Cattle Egret - Bubulcus ibis
Striated Heron - Butorides striata
Black-crowned Night-Heron - Nycticorax nycticorax
White-backed Night-Heron - Gorsachius leuconotus

Hamerkop - Scopus umbretta

Woolly-necked Stork - Ciconia episcopus
Saddle-billed Stork - Ephippiorhynchus senegale

CICONIIFORMES: Threskiornithidae
Sacred Ibis - Threskiornis aethiopicus
Hadada Ibis - Bostrychia hagedash
African Spoonbill - Platalea alba


White-faced Whistling-Duck - Dendrocygna viduata
Spur-winged Goose - Plectropterus gambensis
Comb Duck - Sarkidiornis melanotos
African Pygmy-goose - Nettapus auritus


Osprey - Pandion haliaetus


Black-shouldered Kite - Elanus caeruleus
Scissor-tailed Kite - Chelictinia riocourii
Black Kite - Milvus migrans
African Fish-Eagle - Haliaeetus vocifer
Palm-nut Vulture - Gypohierax angolensis
Hooded Vulture - Necrosyrtes monachus
White-backed Vulture - Gyps africanus
Short-toed Eagle - Circaetus gallicus
Brown Snake-Eagle - Circaetus cinereus
Banded Snake-Eagle - Circaetus cinerascens
Bateleur - Terathopius ecaudatus
Western Marsh-Harrier - Circus aeruginosus
Montagu's Harrier - Circus pygargus
African Harrier Hawk - Polyboroides typus
Lizard Buzzard - Kaupifalco monogrammicus
Dark Chanting-Goshawk - Melierax metabates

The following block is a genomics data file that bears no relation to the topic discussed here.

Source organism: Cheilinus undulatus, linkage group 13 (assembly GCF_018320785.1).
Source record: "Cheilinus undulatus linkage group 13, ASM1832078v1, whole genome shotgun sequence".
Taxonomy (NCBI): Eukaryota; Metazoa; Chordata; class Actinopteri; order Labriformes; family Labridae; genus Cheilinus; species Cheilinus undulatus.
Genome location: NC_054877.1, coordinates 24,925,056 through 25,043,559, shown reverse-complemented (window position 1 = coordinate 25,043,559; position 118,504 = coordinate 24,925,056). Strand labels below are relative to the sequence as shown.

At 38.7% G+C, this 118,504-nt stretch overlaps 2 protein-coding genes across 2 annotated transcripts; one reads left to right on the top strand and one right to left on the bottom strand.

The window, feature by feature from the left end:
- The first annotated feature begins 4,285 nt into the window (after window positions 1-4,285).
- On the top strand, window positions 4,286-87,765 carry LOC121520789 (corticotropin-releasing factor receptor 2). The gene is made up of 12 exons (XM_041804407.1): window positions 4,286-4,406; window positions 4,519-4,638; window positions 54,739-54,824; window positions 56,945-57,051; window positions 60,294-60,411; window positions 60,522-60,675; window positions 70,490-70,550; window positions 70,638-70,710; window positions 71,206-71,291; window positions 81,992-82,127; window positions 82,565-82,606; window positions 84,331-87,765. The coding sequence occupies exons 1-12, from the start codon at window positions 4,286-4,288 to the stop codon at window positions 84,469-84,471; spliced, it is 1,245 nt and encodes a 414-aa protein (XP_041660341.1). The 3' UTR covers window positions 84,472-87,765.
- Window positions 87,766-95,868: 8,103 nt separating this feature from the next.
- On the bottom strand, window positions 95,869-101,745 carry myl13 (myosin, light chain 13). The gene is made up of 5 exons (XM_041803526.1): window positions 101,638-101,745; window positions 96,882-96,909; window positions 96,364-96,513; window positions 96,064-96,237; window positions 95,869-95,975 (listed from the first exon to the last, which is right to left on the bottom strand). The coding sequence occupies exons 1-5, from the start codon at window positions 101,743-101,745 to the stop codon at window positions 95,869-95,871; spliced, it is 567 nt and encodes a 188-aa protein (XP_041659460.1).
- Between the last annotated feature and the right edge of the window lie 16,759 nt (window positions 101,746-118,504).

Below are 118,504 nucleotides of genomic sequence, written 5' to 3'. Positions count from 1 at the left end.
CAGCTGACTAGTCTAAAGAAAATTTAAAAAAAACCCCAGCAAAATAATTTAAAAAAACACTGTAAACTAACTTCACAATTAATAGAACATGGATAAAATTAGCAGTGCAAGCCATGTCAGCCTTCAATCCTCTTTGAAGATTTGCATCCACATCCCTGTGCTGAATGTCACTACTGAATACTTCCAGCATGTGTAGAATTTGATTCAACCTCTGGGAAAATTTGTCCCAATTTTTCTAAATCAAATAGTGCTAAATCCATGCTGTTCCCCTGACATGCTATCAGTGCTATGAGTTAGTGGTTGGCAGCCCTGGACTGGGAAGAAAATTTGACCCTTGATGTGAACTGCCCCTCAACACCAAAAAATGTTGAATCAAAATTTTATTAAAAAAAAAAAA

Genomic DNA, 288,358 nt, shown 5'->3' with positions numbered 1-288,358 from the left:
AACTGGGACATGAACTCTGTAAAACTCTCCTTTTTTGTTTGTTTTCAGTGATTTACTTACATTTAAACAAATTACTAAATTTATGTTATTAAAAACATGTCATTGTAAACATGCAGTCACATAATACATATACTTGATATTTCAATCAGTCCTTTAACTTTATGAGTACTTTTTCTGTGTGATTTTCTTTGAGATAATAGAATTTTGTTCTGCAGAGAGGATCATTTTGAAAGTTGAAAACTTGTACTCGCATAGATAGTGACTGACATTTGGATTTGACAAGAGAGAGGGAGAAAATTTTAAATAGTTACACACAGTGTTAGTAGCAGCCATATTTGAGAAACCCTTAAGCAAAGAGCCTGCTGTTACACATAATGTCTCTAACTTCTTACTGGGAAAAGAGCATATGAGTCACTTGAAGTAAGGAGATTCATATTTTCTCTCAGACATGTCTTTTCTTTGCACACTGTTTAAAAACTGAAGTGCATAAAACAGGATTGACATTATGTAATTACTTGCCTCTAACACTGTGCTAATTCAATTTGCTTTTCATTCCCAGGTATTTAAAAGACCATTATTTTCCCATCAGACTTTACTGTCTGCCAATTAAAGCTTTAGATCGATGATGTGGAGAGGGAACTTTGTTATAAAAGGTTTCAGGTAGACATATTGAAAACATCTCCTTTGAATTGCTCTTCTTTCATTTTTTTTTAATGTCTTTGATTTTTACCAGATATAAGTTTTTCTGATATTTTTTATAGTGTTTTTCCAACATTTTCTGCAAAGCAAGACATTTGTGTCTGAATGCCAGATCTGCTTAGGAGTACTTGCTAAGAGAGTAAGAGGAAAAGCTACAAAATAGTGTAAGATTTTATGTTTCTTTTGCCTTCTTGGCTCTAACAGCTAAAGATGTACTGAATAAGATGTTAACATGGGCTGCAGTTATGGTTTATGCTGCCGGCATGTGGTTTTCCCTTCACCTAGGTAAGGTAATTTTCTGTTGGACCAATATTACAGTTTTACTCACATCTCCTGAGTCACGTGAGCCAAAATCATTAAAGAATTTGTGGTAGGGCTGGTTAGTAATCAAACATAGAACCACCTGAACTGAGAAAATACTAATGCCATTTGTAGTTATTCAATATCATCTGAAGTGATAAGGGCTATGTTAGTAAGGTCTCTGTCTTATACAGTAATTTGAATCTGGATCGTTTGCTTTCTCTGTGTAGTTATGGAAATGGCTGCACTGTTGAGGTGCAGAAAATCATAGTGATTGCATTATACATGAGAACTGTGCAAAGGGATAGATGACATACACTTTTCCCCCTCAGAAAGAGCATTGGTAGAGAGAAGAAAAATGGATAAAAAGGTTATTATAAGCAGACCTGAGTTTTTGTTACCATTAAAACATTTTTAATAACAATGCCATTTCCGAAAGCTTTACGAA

Shikra - Accipiter badius
Grasshopper Buzzard - Butastur rufipennis
Tawny Eagle - Aquila rapax
Wahlberg's Eagle - Aquila wahlbergi
Booted Eagle - Aquila pennatus
Martial Eagle - Polemaetus bellicosus

Lesser Kestrel - Falco naumanni
Eurasian Kestrel - Falco tinnunculus
Grey Kestrel - Falco ardosiaceus
Red-necked Falcon - Falco chicquera
African Hobby - Falco cuvierii
Lanner Falcon - Falco biarmicus

GALLIFORMES: Phasianidae
Double-spurred Francolin - Francolinus bicalcaratus
Stone Partridge - Ptilopachus petrosus

Helmeted Guineafowl - Numida meleagris


Black Crowned-Crane - Balearica pavonina

Black Crake - Amaurornis flavirostris
Purple Swamphen - Porphyrio porphyrio
Common Moorhen - Gallinula chloropus

GRUIFORMES: Heliornithidae

African Finfoot - Podica senegalensis


Savile's Bustard - Eupodotis savilei
Black-bellied Bustard - Lissotis melanogaster

African Jacana - Actophilornis africanus

CHARADRIIFORMES: Recurvirostridae